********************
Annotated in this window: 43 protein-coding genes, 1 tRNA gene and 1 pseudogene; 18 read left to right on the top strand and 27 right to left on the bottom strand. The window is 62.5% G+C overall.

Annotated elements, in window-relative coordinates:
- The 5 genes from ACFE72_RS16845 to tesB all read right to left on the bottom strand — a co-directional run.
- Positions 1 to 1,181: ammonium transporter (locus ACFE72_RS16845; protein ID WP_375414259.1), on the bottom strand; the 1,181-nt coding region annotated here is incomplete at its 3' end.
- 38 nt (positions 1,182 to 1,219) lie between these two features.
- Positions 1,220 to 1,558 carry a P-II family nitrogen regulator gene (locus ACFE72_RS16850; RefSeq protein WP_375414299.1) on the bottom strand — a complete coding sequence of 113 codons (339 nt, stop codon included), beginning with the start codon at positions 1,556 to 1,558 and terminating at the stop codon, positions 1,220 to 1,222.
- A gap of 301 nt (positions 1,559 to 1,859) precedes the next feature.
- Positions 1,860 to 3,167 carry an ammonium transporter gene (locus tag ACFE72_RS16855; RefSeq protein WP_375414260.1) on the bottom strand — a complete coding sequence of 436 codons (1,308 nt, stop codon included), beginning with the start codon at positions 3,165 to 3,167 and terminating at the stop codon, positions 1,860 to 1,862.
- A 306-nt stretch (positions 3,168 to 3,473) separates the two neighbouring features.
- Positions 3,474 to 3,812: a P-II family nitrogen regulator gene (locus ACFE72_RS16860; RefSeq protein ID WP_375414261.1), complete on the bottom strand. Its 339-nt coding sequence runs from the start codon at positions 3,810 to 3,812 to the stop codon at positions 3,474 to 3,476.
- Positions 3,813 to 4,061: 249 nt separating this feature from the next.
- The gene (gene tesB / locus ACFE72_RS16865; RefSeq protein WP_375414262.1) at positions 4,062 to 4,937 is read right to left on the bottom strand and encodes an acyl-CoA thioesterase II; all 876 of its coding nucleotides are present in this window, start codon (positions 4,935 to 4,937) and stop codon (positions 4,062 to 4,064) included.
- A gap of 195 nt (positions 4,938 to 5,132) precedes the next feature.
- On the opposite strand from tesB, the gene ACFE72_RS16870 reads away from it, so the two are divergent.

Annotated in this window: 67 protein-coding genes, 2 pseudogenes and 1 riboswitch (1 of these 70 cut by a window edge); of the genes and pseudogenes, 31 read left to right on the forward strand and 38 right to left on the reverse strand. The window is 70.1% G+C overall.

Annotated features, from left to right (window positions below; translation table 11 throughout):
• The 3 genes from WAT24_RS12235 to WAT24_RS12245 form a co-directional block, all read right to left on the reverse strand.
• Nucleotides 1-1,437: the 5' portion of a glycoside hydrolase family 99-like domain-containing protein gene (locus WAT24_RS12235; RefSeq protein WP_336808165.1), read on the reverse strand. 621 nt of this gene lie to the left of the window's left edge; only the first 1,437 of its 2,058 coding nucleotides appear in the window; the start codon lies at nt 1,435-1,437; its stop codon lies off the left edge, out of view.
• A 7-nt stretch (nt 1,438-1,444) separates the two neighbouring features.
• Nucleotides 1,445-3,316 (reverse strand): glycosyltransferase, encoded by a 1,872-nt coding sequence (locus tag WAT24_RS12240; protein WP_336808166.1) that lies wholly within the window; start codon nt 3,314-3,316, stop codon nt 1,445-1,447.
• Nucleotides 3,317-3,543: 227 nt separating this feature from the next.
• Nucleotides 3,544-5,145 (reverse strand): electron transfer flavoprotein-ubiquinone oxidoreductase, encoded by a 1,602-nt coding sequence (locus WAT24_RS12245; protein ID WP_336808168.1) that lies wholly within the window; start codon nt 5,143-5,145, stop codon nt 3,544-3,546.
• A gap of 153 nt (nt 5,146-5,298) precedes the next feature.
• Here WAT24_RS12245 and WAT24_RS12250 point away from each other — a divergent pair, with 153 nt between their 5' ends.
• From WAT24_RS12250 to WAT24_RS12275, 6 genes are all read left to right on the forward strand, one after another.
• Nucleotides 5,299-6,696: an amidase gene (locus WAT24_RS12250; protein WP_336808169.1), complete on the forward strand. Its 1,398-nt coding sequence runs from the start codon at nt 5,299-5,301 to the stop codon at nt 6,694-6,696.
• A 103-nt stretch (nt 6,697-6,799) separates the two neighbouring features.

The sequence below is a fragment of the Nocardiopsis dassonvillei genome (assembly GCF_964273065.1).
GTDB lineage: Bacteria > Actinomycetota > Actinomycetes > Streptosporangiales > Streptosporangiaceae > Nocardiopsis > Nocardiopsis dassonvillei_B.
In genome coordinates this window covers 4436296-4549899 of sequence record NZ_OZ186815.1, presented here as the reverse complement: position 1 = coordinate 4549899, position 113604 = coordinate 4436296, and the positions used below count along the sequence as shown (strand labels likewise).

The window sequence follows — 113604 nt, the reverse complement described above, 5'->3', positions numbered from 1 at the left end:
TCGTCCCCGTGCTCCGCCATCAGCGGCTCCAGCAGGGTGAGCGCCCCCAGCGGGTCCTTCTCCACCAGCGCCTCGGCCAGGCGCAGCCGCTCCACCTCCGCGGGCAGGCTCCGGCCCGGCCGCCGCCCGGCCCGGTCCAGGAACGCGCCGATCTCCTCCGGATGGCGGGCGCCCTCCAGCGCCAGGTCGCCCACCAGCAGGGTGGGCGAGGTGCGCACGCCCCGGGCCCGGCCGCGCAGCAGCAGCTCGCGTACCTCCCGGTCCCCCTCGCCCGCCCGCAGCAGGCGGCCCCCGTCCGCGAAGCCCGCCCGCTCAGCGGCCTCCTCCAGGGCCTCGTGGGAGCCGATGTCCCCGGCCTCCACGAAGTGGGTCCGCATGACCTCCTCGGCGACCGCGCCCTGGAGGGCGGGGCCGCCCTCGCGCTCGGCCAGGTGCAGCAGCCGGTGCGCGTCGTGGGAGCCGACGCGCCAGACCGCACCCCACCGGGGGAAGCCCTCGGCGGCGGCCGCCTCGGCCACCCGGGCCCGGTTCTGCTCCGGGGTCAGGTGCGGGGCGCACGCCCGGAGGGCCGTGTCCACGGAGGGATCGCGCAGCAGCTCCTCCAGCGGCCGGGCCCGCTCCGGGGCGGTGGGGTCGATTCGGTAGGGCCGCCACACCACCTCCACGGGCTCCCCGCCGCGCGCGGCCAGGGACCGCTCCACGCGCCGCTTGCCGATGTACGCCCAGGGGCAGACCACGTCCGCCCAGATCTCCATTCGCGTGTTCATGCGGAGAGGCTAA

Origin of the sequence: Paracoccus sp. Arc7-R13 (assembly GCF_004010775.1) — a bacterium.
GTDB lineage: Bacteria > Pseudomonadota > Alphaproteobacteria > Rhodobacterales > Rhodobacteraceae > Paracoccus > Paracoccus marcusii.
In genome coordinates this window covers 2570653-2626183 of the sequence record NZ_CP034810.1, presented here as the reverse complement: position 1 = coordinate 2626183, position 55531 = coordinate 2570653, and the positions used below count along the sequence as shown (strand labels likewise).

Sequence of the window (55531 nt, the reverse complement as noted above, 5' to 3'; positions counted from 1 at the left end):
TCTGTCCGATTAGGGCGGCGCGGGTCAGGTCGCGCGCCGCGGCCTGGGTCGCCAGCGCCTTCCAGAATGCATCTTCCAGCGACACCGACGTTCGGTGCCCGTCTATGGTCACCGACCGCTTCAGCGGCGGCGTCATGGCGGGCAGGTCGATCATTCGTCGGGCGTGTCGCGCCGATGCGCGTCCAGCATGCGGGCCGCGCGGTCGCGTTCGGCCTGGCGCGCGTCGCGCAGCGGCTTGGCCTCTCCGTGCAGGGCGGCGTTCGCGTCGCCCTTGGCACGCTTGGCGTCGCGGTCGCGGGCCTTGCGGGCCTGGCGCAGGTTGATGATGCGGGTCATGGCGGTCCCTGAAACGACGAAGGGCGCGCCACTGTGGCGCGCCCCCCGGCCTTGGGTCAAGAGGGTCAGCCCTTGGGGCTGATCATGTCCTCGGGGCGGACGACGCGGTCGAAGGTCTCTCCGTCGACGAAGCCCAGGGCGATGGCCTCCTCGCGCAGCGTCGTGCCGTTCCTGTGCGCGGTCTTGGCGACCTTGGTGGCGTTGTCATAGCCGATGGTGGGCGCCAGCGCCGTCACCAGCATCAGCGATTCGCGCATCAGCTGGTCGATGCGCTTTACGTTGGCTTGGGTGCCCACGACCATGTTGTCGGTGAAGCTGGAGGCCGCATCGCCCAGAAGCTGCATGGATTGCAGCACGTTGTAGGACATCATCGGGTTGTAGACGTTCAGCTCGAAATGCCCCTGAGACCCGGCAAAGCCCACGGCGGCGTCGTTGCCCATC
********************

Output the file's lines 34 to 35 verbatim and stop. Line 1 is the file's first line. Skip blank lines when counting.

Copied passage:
GTDB lineage: Bacteria > Pseudomonadota > Alphaproteobacteria > Rhodobacterales > Rhodobacteraceae > Paracoccus > Paracoccus marcusii.
In genome coordinates this window covers 2570653-2626183 of the sequence record NZ_CP034810.1, presented here as the reverse complement: position 1 = coordinate 2626183, position 55531 = coordinate 2570653, and the positions used below count along the sequence as shown (strand labels likewise).